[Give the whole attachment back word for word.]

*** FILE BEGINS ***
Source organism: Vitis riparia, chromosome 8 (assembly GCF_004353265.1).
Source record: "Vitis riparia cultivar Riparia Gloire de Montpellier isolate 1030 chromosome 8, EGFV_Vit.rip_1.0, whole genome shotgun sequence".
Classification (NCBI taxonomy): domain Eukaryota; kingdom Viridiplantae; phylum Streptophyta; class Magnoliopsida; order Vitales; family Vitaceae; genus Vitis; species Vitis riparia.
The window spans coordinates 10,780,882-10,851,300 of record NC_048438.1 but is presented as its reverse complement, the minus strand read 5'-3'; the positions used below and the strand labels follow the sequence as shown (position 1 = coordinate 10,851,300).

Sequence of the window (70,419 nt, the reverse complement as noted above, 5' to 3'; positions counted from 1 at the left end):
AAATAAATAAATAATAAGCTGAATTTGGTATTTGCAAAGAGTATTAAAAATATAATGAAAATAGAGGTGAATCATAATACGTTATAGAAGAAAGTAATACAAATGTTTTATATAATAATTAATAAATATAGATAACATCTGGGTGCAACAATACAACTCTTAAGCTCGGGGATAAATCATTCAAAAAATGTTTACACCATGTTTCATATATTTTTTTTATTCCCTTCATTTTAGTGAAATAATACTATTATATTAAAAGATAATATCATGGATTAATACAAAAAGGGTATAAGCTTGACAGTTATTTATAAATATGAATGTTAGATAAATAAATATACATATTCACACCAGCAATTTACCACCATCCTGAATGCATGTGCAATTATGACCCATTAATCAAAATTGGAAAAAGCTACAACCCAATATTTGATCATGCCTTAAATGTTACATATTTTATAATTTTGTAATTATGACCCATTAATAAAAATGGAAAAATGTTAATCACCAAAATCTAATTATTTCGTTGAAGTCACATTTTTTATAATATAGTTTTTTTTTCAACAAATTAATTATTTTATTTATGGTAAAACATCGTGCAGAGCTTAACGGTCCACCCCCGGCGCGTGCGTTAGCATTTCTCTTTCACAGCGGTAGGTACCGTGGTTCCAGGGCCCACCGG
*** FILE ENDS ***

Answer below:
Source organism: Vitis riparia, chromosome 8 (assembly GCF_004353265.1).
Source record: "Vitis riparia cultivar Riparia Gloire de Montpellier isolate 1030 chromosome 8, EGFV_Vit.rip_1.0, whole genome shotgun sequence".
Classification (NCBI taxonomy): domain Eukaryota; kingdom Viridiplantae; phylum Streptophyta; class Magnoliopsida; order Vitales; family Vitaceae; genus Vitis; species Vitis riparia.
The window spans coordinates 10,780,882-10,851,300 of record NC_048438.1 but is presented as its reverse complement, the minus strand read 5'-3'; the positions used below and the strand labels follow the sequence as shown (position 1 = coordinate 10,851,300).

Sequence of the window (70,419 nt, the reverse complement as noted above, 5' to 3'; positions counted from 1 at the left end):
AAATAAATAAATAATAAGCTGAATTTGGTATTTGCAAAGAGTATTAAAAATATAATGAAAATAGAGGTGAATCATAATACGTTATAGAAGAAAGTAATACAAATGTTTTATATAATAATTAATAAATATAGATAACATCTGGGTGCAACAATACAACTCTTAAGCTCGGGGATAAATCATTCAAAAAATGTTTACACCATGTTTCATATATTTTTTTTATTCCCTTCATTTTAGTGAAATAATACTATTATATTAAAAGATAATATCATGGATTAATACAAAAAGGGTATAAGCTTGACAGTTATTTATAAATATGAATGTTAGATAAATAAATATACATATTCACACCAGCAATTTACCACCATCCTGAATGCATGTGCAATTATGACCCATTAATCAAAATTGGAAAAAGCTACAACCCAATATTTGATCATGCCTTAAATGTTACATATTTTATAATTTTGTAATTATGACCCATTAATAAAAATGGAAAAATGTTAATCACCAAAATCTAATTATTTCGTTGAAGTCACATTTTTTATAATATAGTTTTTTTTTCAACAAATTAATTATTTTATTTATGGTAAAACATCGTGCAGAGCTTAACGGTCCACCCCCGGCGCGTGCGTTAGCATTTCTCTTTCACAGCGGTAGGTACCGTGGTTCCAGGGCCCACCGG